Immediately I am intrigued; the film starts with an introduction to a famous psychology experiment devised by B. F. Skinner. The experiment, known as the “Skinner Box”, involves a pigeon in a box with a button that controls a hatch releasing food. The pigeon pecking randomly eventually presses the button and is rewarded with food. After a few more fortuitous pecks, the bird begins to realise the causal relationship between button pecks and food ‘reward’, so its behavior becomes less random and more focused – i.e. button pecks. However, rather than stop here at this interesting insight into psychology and conditioned behavior the film highlights another important finding from Skinner’s experiment. If instead the button is removed and the hatch is opened at timed 20 second intervals, the pigeon will associate whatever it is doing at that time of the hatch opening with a reward. If it happened to have been flapping its wings, it will now continuously flap expecting to get food, this is known as ‘pigeon superstition‘.
With this prologue, the viewer is now set up for the theatrical event, we have been primed so to speak. The pigeon wanted something (food) and it got it through various means, but the means to getting what it wanted are vastly different – In the first scenario the pigeon had full control over its reward (with the button) while in the other, it had only the illusion of control (with the 20s timer). We have to wonder sometimes if we, like the pigeon, are only flapping our wings throughout life or do we have control.
check this video about pigeon superstition.
Now with this philosophical preamble out of the way let’s get down to the literal story. The movie is about Nimo Nobody (Jared Leto) a 118 year old man living in the year 2029. And he is the last mortal alive, as technological advancement has cured all disease. There is no death from old age.
In his last remaining time, he has become a spectacle for the world and is asked to describe his life in an interview. This chronicle is the general framing for the movie.
Whether it is a bad memory, an overactive imagination or entropic arguments about the nature and direction of time; his life story is not straight forward. He describes many possible lives that he has lived without any clues to which is the truth.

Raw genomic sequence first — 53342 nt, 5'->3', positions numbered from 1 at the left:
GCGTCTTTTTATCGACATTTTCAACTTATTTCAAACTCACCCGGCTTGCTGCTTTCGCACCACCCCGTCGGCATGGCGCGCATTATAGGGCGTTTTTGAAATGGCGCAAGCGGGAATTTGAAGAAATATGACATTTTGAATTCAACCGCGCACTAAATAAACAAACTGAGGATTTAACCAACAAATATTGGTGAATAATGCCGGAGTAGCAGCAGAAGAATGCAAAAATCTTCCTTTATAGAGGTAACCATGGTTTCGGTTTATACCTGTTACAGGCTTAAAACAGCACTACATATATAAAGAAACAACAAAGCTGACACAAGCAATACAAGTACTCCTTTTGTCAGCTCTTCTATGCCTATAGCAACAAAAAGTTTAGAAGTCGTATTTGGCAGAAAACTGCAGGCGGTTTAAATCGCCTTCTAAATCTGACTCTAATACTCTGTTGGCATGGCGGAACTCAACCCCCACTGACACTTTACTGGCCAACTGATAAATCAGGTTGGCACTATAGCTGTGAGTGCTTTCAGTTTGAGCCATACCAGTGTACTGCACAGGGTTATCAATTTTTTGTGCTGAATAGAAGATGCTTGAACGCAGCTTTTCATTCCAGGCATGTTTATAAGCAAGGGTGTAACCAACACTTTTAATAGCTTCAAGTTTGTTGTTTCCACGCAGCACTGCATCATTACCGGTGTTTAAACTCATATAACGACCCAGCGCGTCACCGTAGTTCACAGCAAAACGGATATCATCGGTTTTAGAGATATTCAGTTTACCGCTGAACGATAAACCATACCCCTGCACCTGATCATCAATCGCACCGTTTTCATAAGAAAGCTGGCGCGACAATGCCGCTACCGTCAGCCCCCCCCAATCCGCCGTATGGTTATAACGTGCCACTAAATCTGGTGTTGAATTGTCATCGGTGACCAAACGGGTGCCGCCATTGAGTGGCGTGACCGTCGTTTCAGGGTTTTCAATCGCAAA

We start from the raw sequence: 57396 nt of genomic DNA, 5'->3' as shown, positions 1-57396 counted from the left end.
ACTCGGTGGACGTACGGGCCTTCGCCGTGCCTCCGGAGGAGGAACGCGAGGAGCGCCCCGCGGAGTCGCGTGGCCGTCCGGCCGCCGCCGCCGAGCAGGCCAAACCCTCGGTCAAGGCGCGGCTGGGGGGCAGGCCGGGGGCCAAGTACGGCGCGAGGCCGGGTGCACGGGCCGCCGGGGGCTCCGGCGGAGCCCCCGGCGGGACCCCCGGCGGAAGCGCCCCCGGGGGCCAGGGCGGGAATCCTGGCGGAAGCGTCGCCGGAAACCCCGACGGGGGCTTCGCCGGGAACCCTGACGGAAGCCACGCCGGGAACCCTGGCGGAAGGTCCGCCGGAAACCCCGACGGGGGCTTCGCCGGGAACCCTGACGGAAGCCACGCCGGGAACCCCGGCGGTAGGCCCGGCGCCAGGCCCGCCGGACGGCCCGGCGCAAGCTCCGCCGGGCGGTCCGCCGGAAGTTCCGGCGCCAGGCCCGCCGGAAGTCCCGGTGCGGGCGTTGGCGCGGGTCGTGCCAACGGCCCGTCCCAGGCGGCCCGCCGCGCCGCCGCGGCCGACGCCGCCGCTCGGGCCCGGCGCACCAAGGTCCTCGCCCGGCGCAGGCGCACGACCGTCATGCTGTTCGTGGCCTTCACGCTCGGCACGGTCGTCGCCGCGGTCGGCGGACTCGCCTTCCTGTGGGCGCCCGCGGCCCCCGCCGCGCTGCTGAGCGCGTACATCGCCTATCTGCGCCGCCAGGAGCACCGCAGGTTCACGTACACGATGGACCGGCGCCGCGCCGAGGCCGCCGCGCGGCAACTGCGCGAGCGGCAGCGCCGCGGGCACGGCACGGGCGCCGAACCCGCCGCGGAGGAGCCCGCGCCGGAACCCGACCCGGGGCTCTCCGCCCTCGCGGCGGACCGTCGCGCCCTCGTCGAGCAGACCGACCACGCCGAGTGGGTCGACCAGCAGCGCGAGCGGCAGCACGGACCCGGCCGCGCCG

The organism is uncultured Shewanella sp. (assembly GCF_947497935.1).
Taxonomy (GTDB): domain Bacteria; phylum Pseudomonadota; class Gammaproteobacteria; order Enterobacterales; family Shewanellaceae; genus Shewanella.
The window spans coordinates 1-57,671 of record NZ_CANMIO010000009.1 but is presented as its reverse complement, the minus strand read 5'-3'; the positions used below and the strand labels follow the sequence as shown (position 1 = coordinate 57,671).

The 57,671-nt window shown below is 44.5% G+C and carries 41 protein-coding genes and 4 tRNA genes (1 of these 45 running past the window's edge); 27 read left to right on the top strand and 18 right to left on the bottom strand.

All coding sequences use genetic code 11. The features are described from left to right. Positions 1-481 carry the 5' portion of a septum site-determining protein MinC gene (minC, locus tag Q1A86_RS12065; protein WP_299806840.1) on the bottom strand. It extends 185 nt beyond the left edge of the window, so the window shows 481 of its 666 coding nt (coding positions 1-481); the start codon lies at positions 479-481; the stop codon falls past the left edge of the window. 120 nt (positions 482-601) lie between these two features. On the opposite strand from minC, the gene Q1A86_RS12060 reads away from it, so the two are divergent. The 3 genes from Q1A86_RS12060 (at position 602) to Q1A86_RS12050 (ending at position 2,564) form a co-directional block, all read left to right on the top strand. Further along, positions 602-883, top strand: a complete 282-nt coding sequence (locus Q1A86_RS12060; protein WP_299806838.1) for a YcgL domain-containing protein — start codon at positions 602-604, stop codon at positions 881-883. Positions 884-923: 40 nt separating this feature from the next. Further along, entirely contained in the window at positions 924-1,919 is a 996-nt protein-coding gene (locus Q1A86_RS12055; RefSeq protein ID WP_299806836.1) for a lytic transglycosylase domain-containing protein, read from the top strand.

!!! As I have already said too much I should warn you now of SPOILERS BELOW!!!!
As a child he is obsessed with the unidirectional nature of time, as he concludes “That’s why it’s hard to choose, because you have to make the right choice. As long as you don’t choose, everything remains possible”. This idea was cemented in his youth, when faced with choosing between his divorcing parents. This was the first of several difficult decisions he has made throughout his life.
In various scenarios, he stays with his father and in others with his mother, in some he ends up marrying Anna and others with Elise or Jeanne. He is either happy or sad, and usually relates these emotional states to the choices that he made.
check the movie trailer
He meets Elise because he slips on a wet leaf and they bump into each other. But the story of the leaf is maybe just as interesting. It is sent there through a complex process of air pressure influencing the weather, and the actual cause was due to a butterfly in Japan flapping its wing. This is known as the ‘butterfly effect‘ (in chaos theory) whereby a small perturbation can grow to become a significant event with enough time. He ends up being very happy with Elise – but did he make a choice or was he simply subject to chaotic external influences that cannot be predicted.
In another scenario he is not happy with his choices in life, and finds himself depressed.
This film reminds me of this quote that I like, “The illusion of choice, is an indication of our lack of freedom.” It seems to suggest that we should relinquish our usual idea of choice, for it is only an illusion. Our happiness or sadness should not be linked to the choices we have made, it should be an ongoing process of living in the present moment.
We should not have emotional attachment to the choices we have made, the difficult decisions and the regrets, because at the end of the day – we ultimately had much less control over them than we may like to believe.
I will leave with a quote from the movie and the moral of the story, “Every path is the right path”.